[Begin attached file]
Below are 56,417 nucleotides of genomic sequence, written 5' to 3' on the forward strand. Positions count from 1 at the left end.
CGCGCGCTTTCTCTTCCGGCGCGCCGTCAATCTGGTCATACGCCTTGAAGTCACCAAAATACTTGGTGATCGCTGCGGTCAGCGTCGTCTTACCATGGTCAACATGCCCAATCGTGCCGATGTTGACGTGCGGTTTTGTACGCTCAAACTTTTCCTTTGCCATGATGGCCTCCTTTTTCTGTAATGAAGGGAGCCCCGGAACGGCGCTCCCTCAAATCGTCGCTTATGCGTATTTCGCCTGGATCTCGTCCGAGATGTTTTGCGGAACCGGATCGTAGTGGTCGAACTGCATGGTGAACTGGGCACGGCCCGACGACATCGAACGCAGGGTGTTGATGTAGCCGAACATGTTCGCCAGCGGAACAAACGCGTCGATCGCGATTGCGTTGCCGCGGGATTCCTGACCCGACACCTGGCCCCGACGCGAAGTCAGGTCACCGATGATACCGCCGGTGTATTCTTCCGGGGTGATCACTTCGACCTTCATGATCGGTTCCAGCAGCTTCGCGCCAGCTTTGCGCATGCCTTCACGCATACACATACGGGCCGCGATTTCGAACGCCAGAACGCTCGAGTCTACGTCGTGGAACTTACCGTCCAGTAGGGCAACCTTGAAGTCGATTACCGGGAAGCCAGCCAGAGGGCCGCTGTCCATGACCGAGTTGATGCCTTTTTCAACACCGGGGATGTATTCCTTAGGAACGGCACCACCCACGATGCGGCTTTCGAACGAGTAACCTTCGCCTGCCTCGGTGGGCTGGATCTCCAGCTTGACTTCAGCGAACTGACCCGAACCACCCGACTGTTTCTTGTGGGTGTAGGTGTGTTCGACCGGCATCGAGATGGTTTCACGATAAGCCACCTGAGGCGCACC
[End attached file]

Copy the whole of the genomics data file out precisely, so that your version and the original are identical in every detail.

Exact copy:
Below are 56,417 nucleotides of genomic sequence, written 5' to 3' on the forward strand. Positions count from 1 at the left end.
CGCGCGCTTTCTCTTCCGGCGCGCCGTCAATCTGGTCATACGCCTTGAAGTCACCAAAATACTTGGTGATCGCTGCGGTCAGCGTCGTCTTACCATGGTCAACATGCCCAATCGTGCCGATGTTGACGTGCGGTTTTGTACGCTCAAACTTTTCCTTTGCCATGATGGCCTCCTTTTTCTGTAATGAAGGGAGCCCCGGAACGGCGCTCCCTCAAATCGTCGCTTATGCGTATTTCGCCTGGATCTCGTCCGAGATGTTTTGCGGAACCGGATCGTAGTGGTCGAACTGCATGGTGAACTGGGCACGGCCCGACGACATCGAACGCAGGGTGTTGATGTAGCCGAACATGTTCGCCAGCGGAACAAACGCGTCGATCGCGATTGCGTTGCCGCGGGATTCCTGACCCGACACCTGGCCCCGACGCGAAGTCAGGTCACCGATGATACCGCCGGTGTATTCTTCCGGGGTGATCACTTCGACCTTCATGATCGGTTCCAGCAGCTTCGCGCCAGCTTTGCGCATGCCTTCACGCATACACATACGGGCCGCGATTTCGAACGCCAGAACGCTCGAGTCTACGTCGTGGAACTTACCGTCCAGTAGGGCAACCTTGAAGTCGATTACCGGGAAGCCAGCCAGAGGGCCGCTGTCCATGACCGAGTTGATGCCTTTTTCAACACCGGGGATGTATTCCTTAGGAACGGCACCACCCACGATGCGGCTTTCGAACGAGTAACCTTCGCCTGCCTCGGTGGGCTGGATCTCCAGCTTGACTTCAGCGAACTGACCCGAACCACCCGACTGTTTCTTGTGGGTGTAGGTGTGTTCGACCGGCATCGAGATGGTTTCACGATAAGCCACCTGAGGCGCACC